You're dead on regarding the flake to alcohol ratio. It will take a few days to completely dissolve, but it will.  When it does, I'd bet it is already thin enough to spray, depending on your rig.  If your gun is high pressure, low volume, Harbor Freight has a detail HVLP detail gun for under $20-$25 bucks that works great. I strongly advise adding a water filter to the line. I haven't sprayed shellac through my gun yet, but after this bass, I highly suspect I will. When it comes to brushwork, I'm no DaVinci, and it gets old sanding the lines down. I haven't had time to work on it for a week, knowing I won't be ordering the remaining parts until after the first of the year, so I haven't been feeling the rush to do so with Christmas at the doorstep.

You should be able to put coats on fairly quickly, given the speed the alcohol evaporates. I can't really give you a number to shoot for, it all depends on how thick you coat it each session, I would block sand by hand, so you don't risk going into the stain from oversanding, and remember that once you've got no shiny pits or valleys when you've sanded as close as you dare, you are glass smooth. Spray a couple more coats on to have a good base for polishing, and after curing, you will be set for either the Arm-R-Seal or your car polish, depending on your preference.

I'll look NOW for that invoice, I have at least one of the forms I'm looking to put in a program somehow, I may have to explain it in the email. My computer is acting up, so I need to get this posted. Good luck and Merry Christmas!

theGleep

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Re: Do we have any musical people on DC?
« Reply #128 on: December 22, 2014, 08:46:38 AM »
@tjbray:  Thanks again for all the advice.  You have mail.

I'm thinking that what I'll do for the shellac is 3 coats per day, with a graduating "cure" time.  15 minutes, 30 minutes, 1 hour...(I guess that means four coats... :)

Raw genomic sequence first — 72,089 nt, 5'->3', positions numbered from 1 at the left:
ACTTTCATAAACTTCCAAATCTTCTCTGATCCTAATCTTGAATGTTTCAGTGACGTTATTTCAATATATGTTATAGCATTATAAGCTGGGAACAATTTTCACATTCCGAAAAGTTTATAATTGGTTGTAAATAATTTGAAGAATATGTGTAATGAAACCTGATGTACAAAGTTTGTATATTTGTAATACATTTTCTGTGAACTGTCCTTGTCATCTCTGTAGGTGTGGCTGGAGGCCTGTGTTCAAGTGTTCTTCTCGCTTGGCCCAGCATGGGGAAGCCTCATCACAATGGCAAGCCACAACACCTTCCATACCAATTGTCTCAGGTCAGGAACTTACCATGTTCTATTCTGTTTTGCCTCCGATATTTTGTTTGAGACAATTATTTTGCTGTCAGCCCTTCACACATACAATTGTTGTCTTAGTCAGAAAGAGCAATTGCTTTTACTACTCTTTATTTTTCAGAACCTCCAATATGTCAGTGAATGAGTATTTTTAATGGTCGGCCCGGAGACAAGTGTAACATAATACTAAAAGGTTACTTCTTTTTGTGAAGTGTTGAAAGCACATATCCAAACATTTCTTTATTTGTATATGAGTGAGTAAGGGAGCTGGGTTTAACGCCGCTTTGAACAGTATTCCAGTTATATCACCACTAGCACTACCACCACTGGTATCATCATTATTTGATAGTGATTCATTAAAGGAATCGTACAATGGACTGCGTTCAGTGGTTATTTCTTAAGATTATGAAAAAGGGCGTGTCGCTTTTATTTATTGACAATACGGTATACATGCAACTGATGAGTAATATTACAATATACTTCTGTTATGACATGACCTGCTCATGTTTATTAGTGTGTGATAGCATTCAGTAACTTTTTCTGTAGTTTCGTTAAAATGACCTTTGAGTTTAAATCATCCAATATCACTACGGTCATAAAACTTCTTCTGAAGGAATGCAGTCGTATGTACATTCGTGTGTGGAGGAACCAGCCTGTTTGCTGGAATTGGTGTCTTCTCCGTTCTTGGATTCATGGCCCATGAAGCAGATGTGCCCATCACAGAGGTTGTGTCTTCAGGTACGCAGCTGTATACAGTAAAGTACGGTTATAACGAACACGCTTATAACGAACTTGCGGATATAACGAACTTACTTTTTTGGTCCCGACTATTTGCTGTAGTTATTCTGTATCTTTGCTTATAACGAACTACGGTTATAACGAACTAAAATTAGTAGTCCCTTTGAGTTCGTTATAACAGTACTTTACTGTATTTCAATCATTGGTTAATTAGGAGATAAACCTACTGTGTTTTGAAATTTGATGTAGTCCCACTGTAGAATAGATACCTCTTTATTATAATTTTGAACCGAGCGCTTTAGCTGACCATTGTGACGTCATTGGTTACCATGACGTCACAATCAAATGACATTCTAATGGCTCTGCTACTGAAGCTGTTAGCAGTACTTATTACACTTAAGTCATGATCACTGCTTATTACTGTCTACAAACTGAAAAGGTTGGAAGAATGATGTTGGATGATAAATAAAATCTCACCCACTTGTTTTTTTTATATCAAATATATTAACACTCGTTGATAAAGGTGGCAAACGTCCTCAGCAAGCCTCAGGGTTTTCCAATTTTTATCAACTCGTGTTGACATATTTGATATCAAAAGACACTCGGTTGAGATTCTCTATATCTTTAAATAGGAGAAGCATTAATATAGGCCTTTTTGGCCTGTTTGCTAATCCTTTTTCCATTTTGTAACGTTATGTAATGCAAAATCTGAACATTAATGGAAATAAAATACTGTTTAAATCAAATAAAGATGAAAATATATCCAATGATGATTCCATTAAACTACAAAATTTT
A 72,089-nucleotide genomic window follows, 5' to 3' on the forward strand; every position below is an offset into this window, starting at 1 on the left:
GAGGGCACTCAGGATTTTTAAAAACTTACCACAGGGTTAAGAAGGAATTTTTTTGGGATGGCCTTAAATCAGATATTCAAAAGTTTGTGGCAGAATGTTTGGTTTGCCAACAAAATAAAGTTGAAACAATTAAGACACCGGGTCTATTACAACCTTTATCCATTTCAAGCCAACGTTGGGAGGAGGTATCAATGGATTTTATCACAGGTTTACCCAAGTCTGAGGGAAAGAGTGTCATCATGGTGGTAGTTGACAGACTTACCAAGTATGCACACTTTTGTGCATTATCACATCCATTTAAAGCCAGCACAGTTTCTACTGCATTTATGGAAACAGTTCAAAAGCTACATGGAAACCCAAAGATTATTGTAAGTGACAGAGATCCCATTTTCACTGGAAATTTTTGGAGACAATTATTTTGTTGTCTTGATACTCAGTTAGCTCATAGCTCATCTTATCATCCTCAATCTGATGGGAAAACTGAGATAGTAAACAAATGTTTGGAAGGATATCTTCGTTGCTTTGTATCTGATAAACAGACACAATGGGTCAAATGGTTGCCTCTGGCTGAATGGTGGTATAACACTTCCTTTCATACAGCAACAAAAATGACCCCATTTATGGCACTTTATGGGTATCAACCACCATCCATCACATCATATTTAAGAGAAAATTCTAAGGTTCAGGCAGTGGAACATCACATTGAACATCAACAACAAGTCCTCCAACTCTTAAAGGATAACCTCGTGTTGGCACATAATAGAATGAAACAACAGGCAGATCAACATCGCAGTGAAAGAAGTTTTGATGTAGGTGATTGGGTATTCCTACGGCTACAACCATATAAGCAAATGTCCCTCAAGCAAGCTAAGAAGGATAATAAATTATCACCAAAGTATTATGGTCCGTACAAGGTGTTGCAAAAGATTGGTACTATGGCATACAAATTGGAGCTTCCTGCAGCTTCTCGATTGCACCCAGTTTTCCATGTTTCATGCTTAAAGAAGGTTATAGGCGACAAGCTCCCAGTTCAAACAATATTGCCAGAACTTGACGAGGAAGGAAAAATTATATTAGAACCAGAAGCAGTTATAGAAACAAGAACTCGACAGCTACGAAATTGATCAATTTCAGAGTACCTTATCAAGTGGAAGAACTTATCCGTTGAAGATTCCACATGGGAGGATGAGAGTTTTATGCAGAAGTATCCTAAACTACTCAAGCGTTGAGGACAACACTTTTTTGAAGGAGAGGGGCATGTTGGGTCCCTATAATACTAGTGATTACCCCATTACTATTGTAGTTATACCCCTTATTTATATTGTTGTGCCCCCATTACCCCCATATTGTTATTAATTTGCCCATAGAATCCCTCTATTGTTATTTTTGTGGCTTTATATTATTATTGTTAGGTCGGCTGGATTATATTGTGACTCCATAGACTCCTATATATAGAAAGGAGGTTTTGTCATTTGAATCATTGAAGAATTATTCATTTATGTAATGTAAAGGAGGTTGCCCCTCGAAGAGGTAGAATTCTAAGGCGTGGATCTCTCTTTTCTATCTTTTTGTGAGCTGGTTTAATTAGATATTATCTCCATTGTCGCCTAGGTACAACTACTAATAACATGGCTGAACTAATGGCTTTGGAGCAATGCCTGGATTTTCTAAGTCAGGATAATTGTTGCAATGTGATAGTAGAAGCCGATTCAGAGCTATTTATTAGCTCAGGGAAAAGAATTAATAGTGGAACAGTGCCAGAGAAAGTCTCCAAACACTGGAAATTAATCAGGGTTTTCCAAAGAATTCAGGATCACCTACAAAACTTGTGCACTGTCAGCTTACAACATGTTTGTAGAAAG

And do a "block sand" each morning before starting again.  And I'll be trying for really thin coats. 

I have two HF "guns" - one big siphon feed HVLP spray painter (like, huge...this is the one I got to spray spider-killer around the exterior of the house).  The other one is th $10 airbrush - the one with multiple bottles, and the air blows over the spout in the top of the lid to suck the paint out.  This is the one I'm thinking to use for the bass.

I'll let you know how it goes - I *SHOULD* get my shellac today; but with mixing and dissolving time, it'll probably be Wednesday before I get to using it. :)
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theGleep

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Re: Do we have any musical people on DC?
« Reply #129 on: December 23, 2014, 09:16:36 AM »
@tjbray (and anyone else following the story :) - So I got my shellac flakes...as soon as I got home, I put them into ever-clear (190 proof grain alcohol, in case you were raised by teetotalers like I was).  It's FULLY dissolved and I can't wait for my daughter's boyfriend to wake up (he sleeps in the basement where I'll be doing the work).

For my first batch, I went with a little less than a cup of alcohol (everything in the little $5 bottle) and an ounce of flakes.  Very near a 1lb cut. 

I will probably up it to a 1.5 cut for the next batch.

@40hz: (re vanilla) - So, I gave out little 1oz bottles of vanilla to my co-workers (wife did the same).  So I think I'm on to something.  Here's my recipe:
* Vanilla beans - I buy from Vanilla Products USA via Amazon (1/2 lb for around $35 ... I'm gonna email them and see if I can get a return customer discount...maybe even a referral discount.  Tell 'em I sent you and deserve it :) - the batch that did so well was "Madagascar grade B"
* 80 proof vodka (around $13 for the really cheap stuff, here in Utah)
* Clean 2 quart bottle (6 for $15 at the local wal-mart)

I used roughly 3 inches of bean for every tablespoon of vodka.  Didn't split them, just cut them into 1-inch (or less) chunks.  (this next time, I will put them in a food processor with the vodka and chop them up that way...not puree, just lots faster and a bit finer chopping).  I put that in the bottle - and *CLOSED THE BOTTLE* (maybe that last is obvious to everybody but me...my first batch I wasn't sure, so I put cheesecloth over top of it ... just didn't taste the same).